First, if you disagree with cited material, cite a contrasting source. See WP:CITE, WP:V, and WP:NPOV. Secondly, as an excerpt the notation doesn't necessarily require a key signature. However, the notation does appear have a 'key' signature, or rather a modal signature: Mixolydian on G. Lastly, sometimes a letter name refers to all variants of that letter (thus "A" without specification includes A♭, A♮, and A♯). Presumably either that or a typo was the situation in the cited text, though it has been corrected in this article, as you have failed to notice. Hyacinth (talk) 23:18, 29 June 2011 (UTC)
Oh dear, this discussion is still going on? I've bumped into this representation of A Hard Day's Night on Wikipedia before, I'm talking months before, and read the discussions centring on how it's wrong. So first, Hyacinth, it is wrong. This is not a subjective matter, it is simply wrong. The words "Hard day's night" are sung on a D if you are writing it in G Mixolydian (ie, with underlying G chord at that point, as it is in the original recording). Even allowing for transposition, the first notes of the melody as notated are wrong with respect to each other. The first "it's been" is sung a tone lower than "hard day's night", and the interval between "a" and "hard" is a minor 3rd. Second, you demand citations when your own work is clearly original research. My source is the original recording as it apprears on the album A Hard Day's Night, so WP:CITE WP:V WP:NPOV are met. Hyacinth, admit that your score is wrong and remove it from Wikipedia. You must be able to read and hear music well enough to know it is wrong, and your stubbornness is only detrimental to both the WP project and to yourself. 126.96.36.199 (talk) 23:34, 9 September 2011 (UTC)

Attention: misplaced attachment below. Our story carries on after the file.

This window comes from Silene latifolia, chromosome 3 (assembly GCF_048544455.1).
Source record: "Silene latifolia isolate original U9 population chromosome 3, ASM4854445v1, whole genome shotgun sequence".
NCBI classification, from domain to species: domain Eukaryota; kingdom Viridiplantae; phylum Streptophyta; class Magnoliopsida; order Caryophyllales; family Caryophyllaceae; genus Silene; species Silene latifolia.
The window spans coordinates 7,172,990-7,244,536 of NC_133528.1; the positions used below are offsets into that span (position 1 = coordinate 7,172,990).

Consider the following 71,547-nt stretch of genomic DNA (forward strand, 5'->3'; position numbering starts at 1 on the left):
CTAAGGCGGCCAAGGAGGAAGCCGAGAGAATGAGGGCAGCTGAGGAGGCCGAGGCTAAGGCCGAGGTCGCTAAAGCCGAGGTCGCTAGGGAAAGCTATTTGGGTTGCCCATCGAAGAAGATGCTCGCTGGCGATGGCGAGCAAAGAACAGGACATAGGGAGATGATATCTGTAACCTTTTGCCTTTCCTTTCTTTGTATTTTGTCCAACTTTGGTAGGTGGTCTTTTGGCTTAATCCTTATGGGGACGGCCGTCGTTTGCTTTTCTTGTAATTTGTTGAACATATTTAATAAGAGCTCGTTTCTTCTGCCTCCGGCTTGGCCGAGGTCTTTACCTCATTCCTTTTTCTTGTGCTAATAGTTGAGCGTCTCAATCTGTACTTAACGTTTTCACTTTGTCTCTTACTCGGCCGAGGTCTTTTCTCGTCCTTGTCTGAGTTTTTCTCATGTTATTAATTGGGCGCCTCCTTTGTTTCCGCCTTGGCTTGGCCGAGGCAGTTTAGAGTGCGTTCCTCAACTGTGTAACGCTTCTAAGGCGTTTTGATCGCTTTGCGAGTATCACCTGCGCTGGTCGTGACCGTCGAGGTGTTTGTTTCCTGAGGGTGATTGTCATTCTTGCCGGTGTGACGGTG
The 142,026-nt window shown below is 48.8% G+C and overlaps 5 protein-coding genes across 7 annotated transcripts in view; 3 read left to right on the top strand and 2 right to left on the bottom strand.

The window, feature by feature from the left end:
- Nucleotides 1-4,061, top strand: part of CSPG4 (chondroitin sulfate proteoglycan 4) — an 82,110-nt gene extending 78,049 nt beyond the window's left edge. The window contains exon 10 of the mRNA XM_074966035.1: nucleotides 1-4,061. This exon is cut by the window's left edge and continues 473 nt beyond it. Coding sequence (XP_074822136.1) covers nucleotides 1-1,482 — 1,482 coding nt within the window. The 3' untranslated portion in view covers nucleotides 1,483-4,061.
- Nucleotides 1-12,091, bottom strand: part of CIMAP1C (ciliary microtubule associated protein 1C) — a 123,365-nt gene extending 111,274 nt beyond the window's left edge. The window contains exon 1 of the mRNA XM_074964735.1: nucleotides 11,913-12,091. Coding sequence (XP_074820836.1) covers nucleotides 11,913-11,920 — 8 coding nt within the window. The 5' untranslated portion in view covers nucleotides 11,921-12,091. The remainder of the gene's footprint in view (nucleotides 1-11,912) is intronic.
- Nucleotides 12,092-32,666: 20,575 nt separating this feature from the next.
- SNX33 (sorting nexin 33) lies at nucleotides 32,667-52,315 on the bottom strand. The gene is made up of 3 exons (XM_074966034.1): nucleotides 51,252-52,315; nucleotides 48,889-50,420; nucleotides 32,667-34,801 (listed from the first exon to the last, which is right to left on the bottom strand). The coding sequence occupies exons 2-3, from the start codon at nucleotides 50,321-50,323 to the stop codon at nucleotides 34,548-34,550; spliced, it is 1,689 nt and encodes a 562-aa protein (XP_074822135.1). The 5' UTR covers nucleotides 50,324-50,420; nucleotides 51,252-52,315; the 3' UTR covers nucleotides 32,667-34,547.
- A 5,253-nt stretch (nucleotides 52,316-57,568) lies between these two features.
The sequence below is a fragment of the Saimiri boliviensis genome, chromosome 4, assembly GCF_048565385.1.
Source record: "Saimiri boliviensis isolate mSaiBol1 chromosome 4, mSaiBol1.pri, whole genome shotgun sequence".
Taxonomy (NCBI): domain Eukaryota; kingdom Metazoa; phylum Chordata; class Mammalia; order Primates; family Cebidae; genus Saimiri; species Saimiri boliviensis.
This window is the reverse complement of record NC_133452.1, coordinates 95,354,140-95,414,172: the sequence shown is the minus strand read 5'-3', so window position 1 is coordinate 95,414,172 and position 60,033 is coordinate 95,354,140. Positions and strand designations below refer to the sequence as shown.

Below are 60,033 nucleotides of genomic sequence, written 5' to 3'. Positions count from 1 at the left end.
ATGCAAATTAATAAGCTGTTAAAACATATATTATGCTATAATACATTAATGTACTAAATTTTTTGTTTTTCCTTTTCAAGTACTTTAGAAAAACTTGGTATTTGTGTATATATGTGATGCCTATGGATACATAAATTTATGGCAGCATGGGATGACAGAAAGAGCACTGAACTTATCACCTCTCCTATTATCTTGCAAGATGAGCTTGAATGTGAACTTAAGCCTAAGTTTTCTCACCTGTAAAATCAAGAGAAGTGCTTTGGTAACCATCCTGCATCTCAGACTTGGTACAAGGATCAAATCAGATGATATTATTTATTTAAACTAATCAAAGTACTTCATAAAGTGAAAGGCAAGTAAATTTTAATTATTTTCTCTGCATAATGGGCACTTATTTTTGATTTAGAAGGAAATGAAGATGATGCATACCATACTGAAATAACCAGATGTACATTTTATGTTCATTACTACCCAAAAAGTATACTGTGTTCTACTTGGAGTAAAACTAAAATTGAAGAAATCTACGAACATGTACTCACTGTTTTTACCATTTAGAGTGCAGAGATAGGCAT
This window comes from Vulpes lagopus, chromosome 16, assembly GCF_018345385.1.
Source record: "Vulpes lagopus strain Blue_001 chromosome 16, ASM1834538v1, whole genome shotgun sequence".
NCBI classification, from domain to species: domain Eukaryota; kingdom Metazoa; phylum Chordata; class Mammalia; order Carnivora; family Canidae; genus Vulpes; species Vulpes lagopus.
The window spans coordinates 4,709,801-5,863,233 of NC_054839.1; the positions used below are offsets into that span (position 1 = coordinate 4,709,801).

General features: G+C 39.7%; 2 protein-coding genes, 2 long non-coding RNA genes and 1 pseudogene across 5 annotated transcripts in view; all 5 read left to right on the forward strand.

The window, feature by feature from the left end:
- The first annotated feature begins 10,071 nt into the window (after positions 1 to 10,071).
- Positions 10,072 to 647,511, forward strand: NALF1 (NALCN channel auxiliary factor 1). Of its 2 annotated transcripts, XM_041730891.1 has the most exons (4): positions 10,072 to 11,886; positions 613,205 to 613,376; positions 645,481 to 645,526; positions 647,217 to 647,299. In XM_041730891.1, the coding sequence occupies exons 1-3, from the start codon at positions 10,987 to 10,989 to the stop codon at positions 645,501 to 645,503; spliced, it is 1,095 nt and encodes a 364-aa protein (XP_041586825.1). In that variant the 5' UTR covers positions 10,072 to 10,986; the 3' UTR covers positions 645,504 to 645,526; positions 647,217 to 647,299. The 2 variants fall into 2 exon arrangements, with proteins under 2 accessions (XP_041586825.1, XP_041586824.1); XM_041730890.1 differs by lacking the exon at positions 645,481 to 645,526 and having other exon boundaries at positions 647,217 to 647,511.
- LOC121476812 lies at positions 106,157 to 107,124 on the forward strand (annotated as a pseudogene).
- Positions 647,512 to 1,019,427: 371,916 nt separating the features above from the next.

Mediant octave-mode examples
Without wanting to revise this article, l'm trimming a section from Parlour music that doesn't fit very well there anymore. Here it is, together with that article's pre-merger introduction; good luck! Sparafucil (talk) 06:44, 1 July 2014 (UTC)
Parlour music, actually having little to do with parlours, is Peter van der Merwe's term for the unified style common to popular and semi-popular light-classical and popular, and folk-like music of nineteenth century Europe, "distinct from 'folk' music and uncontaminated by highbrow pretensions." This is the middle and low brow music which European classical music began to gradually and eventually self-consciously distance itself from beginning around 1790. (1989, p.4, 17-18, 321) In contrast to the chord-based classical music era, parlour music features melodies which are harmonically-independent or not determined by the harmony. This produces parlour chords, many of them added tone chords if not extended such as the dominant thirteenth, added sixth, and major dominant ninth. Rather, the melodies are organized through parlour modes, variants of the major mode with the third, sixth, and seventh emphasized through modal frames such as the mediant-octave mode, which uses the third as a floor and ceiling note, its less common variants the pseudo-phrygian, in which the seventh and often fifth are given prominence, and submediant-octave mode.
Mediant-octave mode examples
- Ludwig van Beethoven's "Turkish March" from "The Ruin of Athens"
- Frédéric Chopin's Waltz in Ab, Op.34, no.1 theme
- Kenneth Alford's "Colonel Bogey March"
- John Philip Sousa's "The Thunderer"
- "The Yellow Rose of Texas"
- "Silent Night"
- Richard Wagner's Tannhauser's song
- "Rock-a-bye Baby"
- "The Battle Hymn of the Republic"/"John Brown's Body":